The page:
Voisin III

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Voisin III
Voisin LA.jpg
Role Bomber
Manufacturer Voisin
Designer Gabriel Voisin
First flight 1914
Introduction 1914
Retired before 1918
Primary user Aéronautique Militaire
Number built 1,350+
Developed from Voisin I

The Voisin III was a French two-seat bomber and ground attack aircraft of World War I, among the earliest of its kind. It is also notable for being the first aircraft in the war to win an aerial fight and shoot down an enemy aircraft.

It was a biplane with a single engine in a pusher configuration, developed by Voisin in 1914 as a more powerful version of the 1912 Voisin I design. It also incorporated a light steel frame which made it more durable when operating out of the temporary wartime military aviation airfields.


The first Voisin III was powered by a single 97-kilowatt (130 hp) Salmson M9 engine, later the 110-kilowatt (150 hp) P9 and R9. It had a range of 200 km (120 mi), top speed of 105–113 km/h (65–70 mph) and ceiling of 3,350–6,000 m (10,990–19,690 ft) (sources vary).

Earlier aircraft were armed with a Hotchkiss M1914 machine gun on the fuselage operated by a standing observer, and later models had 37 mm or 47 mm guns for ground attack. It could carry up to 55 kg (121 lb), 60 kg (130 lb) or 150 kg (330 lb) of bombs (sources vary).

Operational history[edit]

Early in the war, the Voisin III became the most common Allied bomber. Significant numbers were purchased by the French Aéronautique Militaire and the Imperial Russian Air Force. Russia ordered more than 800 from France and built a further 400 under license at DUX in Moscow. Around 100 were built in Italy, and 50 in the United Kingdom, while smaller numbers were purchased by Belgium and Romania. One French aircraft was forced to land in Switzerland in 1915 after running low on fuel in combat with a German aircraft and was put into service with the Swiss Fliegerabteilung.[1]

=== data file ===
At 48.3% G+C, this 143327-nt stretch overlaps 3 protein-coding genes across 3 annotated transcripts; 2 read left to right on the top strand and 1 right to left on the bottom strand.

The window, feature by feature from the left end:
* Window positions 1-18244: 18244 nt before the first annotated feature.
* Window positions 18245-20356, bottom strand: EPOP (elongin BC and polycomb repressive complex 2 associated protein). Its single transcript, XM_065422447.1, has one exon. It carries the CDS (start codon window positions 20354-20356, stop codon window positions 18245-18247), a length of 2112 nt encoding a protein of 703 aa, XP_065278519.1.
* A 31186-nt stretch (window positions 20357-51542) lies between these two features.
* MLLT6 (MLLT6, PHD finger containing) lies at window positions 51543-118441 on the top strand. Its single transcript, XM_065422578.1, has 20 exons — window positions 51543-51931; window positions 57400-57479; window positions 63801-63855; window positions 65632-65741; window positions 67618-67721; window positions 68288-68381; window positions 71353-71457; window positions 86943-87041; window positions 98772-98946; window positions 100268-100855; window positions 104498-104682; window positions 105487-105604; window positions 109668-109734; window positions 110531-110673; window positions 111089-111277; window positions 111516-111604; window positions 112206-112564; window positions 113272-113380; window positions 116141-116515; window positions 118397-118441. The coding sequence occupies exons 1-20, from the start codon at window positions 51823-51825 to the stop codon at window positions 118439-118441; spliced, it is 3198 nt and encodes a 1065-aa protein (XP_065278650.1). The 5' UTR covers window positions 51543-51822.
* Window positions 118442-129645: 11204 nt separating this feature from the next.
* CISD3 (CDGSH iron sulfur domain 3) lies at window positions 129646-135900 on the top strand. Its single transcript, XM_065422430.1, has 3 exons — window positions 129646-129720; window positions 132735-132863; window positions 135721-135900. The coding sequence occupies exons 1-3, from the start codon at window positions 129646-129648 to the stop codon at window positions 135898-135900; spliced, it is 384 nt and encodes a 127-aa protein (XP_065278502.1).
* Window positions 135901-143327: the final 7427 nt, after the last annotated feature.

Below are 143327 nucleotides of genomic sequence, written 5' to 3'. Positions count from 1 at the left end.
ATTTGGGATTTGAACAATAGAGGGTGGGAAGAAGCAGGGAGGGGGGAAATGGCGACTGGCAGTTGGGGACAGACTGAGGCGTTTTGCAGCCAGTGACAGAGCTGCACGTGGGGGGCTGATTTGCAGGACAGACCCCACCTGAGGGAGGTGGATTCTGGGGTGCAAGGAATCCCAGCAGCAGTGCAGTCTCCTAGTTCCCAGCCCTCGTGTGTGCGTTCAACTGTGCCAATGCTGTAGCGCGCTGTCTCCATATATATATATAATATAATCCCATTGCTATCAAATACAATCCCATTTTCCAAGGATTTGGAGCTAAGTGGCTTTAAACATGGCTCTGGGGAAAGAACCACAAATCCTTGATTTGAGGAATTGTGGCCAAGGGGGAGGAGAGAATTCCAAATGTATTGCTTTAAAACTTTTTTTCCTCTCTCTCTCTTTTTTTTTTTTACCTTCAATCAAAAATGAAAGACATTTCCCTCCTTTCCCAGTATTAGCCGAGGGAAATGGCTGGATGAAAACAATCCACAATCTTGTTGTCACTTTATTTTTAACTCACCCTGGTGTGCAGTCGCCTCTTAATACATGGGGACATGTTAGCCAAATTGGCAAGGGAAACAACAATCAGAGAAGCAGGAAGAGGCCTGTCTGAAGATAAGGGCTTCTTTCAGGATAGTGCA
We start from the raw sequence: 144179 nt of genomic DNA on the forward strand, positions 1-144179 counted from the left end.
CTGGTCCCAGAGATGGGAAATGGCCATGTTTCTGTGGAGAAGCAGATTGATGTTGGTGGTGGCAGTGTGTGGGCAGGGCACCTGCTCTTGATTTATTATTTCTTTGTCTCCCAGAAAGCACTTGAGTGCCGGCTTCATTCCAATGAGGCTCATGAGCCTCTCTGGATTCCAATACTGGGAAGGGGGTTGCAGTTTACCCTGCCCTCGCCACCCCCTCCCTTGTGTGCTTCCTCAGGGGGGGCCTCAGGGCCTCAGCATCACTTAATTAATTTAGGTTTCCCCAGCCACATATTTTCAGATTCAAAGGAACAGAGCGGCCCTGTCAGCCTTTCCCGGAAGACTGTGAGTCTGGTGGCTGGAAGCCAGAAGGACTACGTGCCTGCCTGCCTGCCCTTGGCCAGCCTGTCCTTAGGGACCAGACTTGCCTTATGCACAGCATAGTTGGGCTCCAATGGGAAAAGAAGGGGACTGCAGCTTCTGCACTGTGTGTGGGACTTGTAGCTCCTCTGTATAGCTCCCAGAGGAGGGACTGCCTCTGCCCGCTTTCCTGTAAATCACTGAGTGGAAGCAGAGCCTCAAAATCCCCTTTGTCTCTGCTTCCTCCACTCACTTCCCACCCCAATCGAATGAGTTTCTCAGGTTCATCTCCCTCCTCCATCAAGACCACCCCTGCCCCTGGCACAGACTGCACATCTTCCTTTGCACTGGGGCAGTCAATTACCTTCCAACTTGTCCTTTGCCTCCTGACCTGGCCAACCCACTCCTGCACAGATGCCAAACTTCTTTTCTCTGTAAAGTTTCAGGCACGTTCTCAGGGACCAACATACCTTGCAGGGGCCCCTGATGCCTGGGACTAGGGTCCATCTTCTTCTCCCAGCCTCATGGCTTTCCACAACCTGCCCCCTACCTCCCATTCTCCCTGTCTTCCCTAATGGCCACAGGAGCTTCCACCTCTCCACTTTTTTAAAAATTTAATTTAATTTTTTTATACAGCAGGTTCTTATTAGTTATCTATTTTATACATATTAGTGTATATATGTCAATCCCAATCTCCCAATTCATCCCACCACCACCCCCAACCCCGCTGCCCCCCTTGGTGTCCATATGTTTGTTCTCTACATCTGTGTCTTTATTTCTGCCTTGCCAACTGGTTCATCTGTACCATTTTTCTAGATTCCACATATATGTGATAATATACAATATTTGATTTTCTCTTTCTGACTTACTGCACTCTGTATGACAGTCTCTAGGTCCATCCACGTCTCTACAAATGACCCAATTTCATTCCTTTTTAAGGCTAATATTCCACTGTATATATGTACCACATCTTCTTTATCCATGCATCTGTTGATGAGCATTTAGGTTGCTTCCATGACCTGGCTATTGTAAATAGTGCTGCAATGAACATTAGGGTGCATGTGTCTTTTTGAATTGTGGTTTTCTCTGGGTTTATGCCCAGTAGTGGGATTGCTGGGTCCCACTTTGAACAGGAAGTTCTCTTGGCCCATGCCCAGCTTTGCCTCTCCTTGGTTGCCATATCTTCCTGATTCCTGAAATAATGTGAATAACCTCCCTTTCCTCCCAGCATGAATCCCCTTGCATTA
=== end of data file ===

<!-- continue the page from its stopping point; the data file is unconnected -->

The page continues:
Like many other aircraft of its era, Voisin III was a multi-purpose aircraft. Its missions included reconnaissance; artillery spotting; training; day- and night bombing; and ground attack.

Fighter role[edit]

On October 5, 1914, over Jonchery, Reims, Sergeant Joseph Frantz and Corporal Louis Quénault of Escadrille VB24 scored the first air-to-air kill (not involving ramming - see Pyotr Nesterov) of the war, shooting down a German Aviatik B.I (no. B.114/14) with machine gun fire.[2] Quénault fired two 48-round magazines at the Germans. The Germans returned fire with rifles. When the Frenchman's Hotchkiss M1909 machine gun jammed, he successfully returned fire with his rifle. Oberleutnant Fritz von Zangen and Sergeant Wilhelm Schlichting of FFA 18 fell to their deaths. This is believed to be the first air-to-air kill in any war.[3][4][5]

Bomber role[edit]

The Voisin III is also notable in being among the earliest dedicated bombers. The steel frame construction of the aircraft enabled a bomb load of approximately 150 kg (330 lb) to be carried. With development, the final variants of the type were able to carry twice this load.[citation needed]

France was the first country to organize dedicated bomber units on the Western Front, using the Voisin. Three Escadrilles (squadrons) of the aircraft comprised the first bomber group, GB1, formed in September 1914 under the leadership of Commandant de Goÿs.[6] de Goys’ contribution both as a tactical leader and theoretician, in developing the theory and practice of long range bombing sorties, is significant. An almost unopposed bombing campaign was conducted by GB1 during the early months of 1915, culminating in a retaliatory attack against the Badische Anilin Gesellschaft at Ludwigshafen, Germany, on 26 May 1915,[6] shortly after the German Army introduced poison gas in battle. Of the 18 aircraft which took part, only Goÿs himself failed to return, his Voisin being forced down by mechanical failure.[6]